What follows is a list of six of my favorite books on trial advocacy. These books are not strangers to this blog that concentrates on the art and science of advocacy because I have blogged about most of them before. Below you will find the six favorites, including mine of course. With each book, you’ll find a link to where you could purchase it on Amazon as well as a gem from the earlier blogs and links to the full articles should you wish to visit them.
#1—McElhaney’s Trial Notebook by James W. McElhaney
I treasure my autographed copy of McElhaney’s Trial Notebook. For decades McElhaney, the trial lawyer’s sage, wrote a lead articles for the ABA Journal. In his Trial Notebook, he covers everything from trial preparation through final argument. My favorite part of this favorite book is about Tactics in which you can find chapters on traps, how to deal with dirty tricks, ploys, stock phrases to employ as well as ones to avoid (in opening—“Nothing I say is evidence”), picking the right words, getting along with judges and keeping the client happy.
#2—In the Interest of Justice—Great Opening and Closing Arguments of the Last 100 Years by Joel J. Seidemann
I’m a firm believer that you can become your best by appropriating skills, strategies, concepts and words from skilled trial lawyers. As Picasso said, ““Good artists copy, great artists steal.” When you set out to craft your opening statement or closing argument, it is always helpful to refer to outstanding opening statements and closing arguments from the past, and In the Interest of Justice provides them.
Seidemann’s book contains excerpts from transcripts that meet Mr. Sideman’s two prerequisites. First, the selected cases are very high profile, including, among others, the trials of: O. J. Simpson; Marv Albert; Sean Puff Daddy Combs; Adolf Eichmann; Martha Stewart; John Scopes; Amadou Diallo; Timothy McVeigh. Second, the advocacy in these cases also satisfies the excellence test, with the lawyers demonstrating how to effectively use these devices: storytelling; analogies; phrasing; humor; pathos; logic; themes and so much more.
#3—Redeeming the Dream by David Boies and Theodore Olson
In their book Redeeming the Dream: Proposition 8 and the Struggle for Marriage Equality, David Boies and Theodore Olson take the reader inside the trial of their case challenging California’s Proposition 8. The book explores everything from preparing the complaint through closing argument and then the appeal to the United States Supreme Court. The book informs the reader about how highly skilled trial lawyers prepare for trial and perform in trial. It also covers the stress, fears and elation that trial lawyers and clients experience in a high-profile case.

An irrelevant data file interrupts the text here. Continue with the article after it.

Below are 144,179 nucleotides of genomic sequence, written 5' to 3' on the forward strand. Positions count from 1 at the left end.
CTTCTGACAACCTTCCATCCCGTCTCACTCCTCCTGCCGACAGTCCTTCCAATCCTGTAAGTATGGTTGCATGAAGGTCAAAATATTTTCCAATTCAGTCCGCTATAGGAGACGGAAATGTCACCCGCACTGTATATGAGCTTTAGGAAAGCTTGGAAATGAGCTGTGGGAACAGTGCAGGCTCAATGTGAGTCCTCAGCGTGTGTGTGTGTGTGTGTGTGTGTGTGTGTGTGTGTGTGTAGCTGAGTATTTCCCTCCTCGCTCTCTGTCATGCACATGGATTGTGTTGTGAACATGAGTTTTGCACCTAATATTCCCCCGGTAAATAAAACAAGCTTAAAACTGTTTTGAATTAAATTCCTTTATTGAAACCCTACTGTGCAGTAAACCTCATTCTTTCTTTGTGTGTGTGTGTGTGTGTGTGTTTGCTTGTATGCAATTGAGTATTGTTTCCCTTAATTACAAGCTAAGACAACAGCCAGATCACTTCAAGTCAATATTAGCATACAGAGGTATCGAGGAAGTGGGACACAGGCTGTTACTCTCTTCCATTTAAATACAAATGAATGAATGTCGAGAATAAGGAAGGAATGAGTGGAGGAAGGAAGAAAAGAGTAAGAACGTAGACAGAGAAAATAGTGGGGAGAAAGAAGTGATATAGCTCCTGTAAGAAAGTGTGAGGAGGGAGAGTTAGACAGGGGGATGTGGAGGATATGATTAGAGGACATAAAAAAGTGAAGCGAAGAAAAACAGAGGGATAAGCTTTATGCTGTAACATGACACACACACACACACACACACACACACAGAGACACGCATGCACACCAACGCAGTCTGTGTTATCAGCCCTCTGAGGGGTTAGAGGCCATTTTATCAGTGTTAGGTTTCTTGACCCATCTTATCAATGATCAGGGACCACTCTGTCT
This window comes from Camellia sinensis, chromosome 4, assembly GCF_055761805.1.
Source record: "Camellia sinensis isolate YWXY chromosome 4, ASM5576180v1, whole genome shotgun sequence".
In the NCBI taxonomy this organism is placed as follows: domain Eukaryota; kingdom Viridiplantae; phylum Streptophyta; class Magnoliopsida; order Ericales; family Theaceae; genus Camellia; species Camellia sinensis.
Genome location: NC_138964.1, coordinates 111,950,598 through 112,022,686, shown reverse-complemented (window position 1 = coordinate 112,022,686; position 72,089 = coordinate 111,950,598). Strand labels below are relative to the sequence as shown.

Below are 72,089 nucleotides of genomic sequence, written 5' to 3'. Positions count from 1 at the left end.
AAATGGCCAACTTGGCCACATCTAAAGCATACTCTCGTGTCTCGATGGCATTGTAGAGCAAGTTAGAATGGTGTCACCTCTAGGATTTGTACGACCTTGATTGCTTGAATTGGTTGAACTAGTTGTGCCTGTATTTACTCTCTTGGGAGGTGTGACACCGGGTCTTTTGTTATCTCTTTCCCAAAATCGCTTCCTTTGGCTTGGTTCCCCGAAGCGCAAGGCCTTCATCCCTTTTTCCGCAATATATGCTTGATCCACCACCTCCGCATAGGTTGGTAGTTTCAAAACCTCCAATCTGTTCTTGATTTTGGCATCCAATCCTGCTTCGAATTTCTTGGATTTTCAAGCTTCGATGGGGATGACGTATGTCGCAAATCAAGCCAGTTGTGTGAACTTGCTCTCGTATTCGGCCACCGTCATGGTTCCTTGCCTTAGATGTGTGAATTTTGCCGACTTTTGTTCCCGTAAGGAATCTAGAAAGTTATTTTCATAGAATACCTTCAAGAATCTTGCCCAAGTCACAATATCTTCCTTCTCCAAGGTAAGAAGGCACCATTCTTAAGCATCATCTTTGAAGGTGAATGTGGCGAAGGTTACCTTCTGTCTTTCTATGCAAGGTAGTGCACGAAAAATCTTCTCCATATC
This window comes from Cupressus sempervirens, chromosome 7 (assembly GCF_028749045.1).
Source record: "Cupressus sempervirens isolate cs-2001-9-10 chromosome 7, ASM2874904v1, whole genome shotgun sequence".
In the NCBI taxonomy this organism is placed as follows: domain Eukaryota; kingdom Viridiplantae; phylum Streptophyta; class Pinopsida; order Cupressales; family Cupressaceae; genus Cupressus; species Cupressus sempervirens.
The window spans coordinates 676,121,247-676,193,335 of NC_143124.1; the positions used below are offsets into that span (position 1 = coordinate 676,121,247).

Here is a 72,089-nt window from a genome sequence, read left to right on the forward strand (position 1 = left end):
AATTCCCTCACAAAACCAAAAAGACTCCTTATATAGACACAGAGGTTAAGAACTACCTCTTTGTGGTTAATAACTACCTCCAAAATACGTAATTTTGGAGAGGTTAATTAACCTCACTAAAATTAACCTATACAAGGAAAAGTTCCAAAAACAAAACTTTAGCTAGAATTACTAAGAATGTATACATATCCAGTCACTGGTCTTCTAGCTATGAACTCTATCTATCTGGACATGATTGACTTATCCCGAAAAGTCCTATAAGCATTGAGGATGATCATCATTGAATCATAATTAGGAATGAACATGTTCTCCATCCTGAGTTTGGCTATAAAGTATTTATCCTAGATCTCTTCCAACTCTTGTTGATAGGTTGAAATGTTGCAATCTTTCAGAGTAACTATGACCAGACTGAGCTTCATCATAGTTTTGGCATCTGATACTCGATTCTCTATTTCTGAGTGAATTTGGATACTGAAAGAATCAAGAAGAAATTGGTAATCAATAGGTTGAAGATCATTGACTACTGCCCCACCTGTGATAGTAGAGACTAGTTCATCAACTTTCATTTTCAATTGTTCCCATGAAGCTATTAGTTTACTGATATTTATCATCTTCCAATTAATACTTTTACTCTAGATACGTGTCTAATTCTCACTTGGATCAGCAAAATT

Redeeming the Dream returns again and again to the importance of themes. The development of a case themes and utilizing them in trial is at the core of excellent trial advocacy, For instance, when Ted Olson delivered the opening statement at trial, he led with the case theme: “This case is about marriage and equality. Plaintiffs are being denied the right to marry and equality under the law.”
#4-- Outrage: The Five Reasons Why O. J. Simpson Got Away with Murder by Vincent Bugliosi
A winning closing argument is often the product of learning from the best of the best trial lawyers, whether it is a how-to technique for delivery or some content for closing. A valuable resource, particularly for prosecutors, is Vincent Bugliosi’s book about the O. J. Simpson case, entitled Outrage: The Five Reasons Why O. J. Simpson Got Away with Murder. Bugliosi was hands down one of the best trial lawyers in America.
Why is the book so valuable a guide for shaping a closing argument? First, it is packed with illustrative arguments that can with some modification be adopted by trial lawyers to their cases. When Bugliosi’s book editor asked him to write out the closing he would have given if he had prosecuted Simpson, Bugliosi declined, saying that it would be unrealistic because he normally put three to four hundred hours into prepping his own closings and for that case the closing would have filled a thousand pages of transcript. Instead, he wrote out some of his arguments, which are in bold type. Bugliosi’s “Final Summation” chapter is jammed with arguments and runs a hundred pages.
A second reason that his closing argument chapter is so valuable is because it is filled with gems – arguments that have been cut and polished to perfection. It is apparent that Bugliosi did what all good trial lawyers do; he took many of his arguments that he had crafted and delivered in his over a hundred trials (including 21 murder convictions) and adjusted them to fit the Simpson case. They are tried and true arguments.
#6—Trial Advocacy: Planning, Analysis, and Strategy 4th Edition by Marilyn Berger, John Mitchell and Ronald Clark
Naturally, my book Trial Advocacy: Planning, Analysis, and Strategy is included in the list of my six favorite books. The book is divided into 14 chapters with each chapter covering a separate subject—persuasion, jury selection, opening statement, objections and so on. Each chapter presents a theoretical and practical approach to the particular skill, provides illustrations of practice, and offers practical pointers and checklists.
Accompanying the book are Assignments which take the law student or lawyer through the trial process in the context of criminal and civil cases, both of which arise from a tavern shooting after which the victim dies.
The book has a companion website aspenadvocacybooks.com that holds demonstration movies. Case files, Actors Guide, and a Teacher’s Manual for mock trials and experiential exercises for either professional development CLEs or law school classes are also on the website.